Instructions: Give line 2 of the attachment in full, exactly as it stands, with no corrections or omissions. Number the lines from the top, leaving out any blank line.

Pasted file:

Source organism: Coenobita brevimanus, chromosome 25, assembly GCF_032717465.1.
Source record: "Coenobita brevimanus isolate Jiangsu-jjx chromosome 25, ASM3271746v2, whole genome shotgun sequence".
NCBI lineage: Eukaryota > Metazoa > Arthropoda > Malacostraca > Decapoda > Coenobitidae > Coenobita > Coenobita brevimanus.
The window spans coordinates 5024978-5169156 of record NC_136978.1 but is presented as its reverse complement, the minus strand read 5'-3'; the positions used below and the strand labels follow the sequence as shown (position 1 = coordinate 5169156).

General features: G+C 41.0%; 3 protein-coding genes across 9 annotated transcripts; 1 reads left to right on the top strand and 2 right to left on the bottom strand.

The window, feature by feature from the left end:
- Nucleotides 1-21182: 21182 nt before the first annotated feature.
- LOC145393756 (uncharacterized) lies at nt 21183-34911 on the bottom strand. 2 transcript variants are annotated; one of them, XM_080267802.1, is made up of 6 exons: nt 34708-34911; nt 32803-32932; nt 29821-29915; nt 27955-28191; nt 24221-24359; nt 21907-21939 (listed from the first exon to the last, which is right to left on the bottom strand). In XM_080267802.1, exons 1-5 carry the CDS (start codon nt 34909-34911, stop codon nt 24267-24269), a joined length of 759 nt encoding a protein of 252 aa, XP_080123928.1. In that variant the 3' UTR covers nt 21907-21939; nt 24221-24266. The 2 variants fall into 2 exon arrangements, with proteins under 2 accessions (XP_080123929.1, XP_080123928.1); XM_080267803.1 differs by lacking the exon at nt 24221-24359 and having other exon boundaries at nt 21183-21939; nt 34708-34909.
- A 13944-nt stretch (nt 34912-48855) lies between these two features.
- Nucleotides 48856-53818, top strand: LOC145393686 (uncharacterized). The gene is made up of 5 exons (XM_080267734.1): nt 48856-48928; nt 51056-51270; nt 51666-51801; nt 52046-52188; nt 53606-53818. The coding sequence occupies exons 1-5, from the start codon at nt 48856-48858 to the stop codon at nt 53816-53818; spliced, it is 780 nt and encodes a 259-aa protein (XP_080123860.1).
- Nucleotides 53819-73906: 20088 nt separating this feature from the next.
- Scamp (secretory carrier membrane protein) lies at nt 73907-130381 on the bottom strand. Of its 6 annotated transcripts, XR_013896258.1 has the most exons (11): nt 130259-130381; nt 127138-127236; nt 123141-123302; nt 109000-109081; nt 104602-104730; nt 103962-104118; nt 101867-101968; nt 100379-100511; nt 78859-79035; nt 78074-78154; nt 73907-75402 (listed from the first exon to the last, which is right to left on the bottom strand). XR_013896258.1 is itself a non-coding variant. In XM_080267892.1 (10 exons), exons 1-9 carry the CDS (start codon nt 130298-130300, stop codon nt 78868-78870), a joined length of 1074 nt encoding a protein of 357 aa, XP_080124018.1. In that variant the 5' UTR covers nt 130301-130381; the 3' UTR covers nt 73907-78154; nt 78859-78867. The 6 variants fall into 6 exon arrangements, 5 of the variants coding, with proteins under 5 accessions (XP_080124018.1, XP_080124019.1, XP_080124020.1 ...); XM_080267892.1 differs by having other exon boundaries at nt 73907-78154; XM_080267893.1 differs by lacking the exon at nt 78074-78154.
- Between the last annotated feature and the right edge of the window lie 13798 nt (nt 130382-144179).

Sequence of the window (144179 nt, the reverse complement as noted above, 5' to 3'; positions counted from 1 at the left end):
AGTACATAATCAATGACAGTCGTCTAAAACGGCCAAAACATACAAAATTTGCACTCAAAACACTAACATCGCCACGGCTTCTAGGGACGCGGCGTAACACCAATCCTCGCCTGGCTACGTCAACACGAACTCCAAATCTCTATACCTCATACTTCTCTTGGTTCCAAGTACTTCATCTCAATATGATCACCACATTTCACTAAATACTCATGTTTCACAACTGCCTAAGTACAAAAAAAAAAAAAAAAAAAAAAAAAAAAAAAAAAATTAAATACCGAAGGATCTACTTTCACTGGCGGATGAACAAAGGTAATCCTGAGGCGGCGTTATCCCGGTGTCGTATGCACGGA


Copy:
Source record: "Coenobita brevimanus isolate Jiangsu-jjx chromosome 25, ASM3271746v2, whole genome shotgun sequence".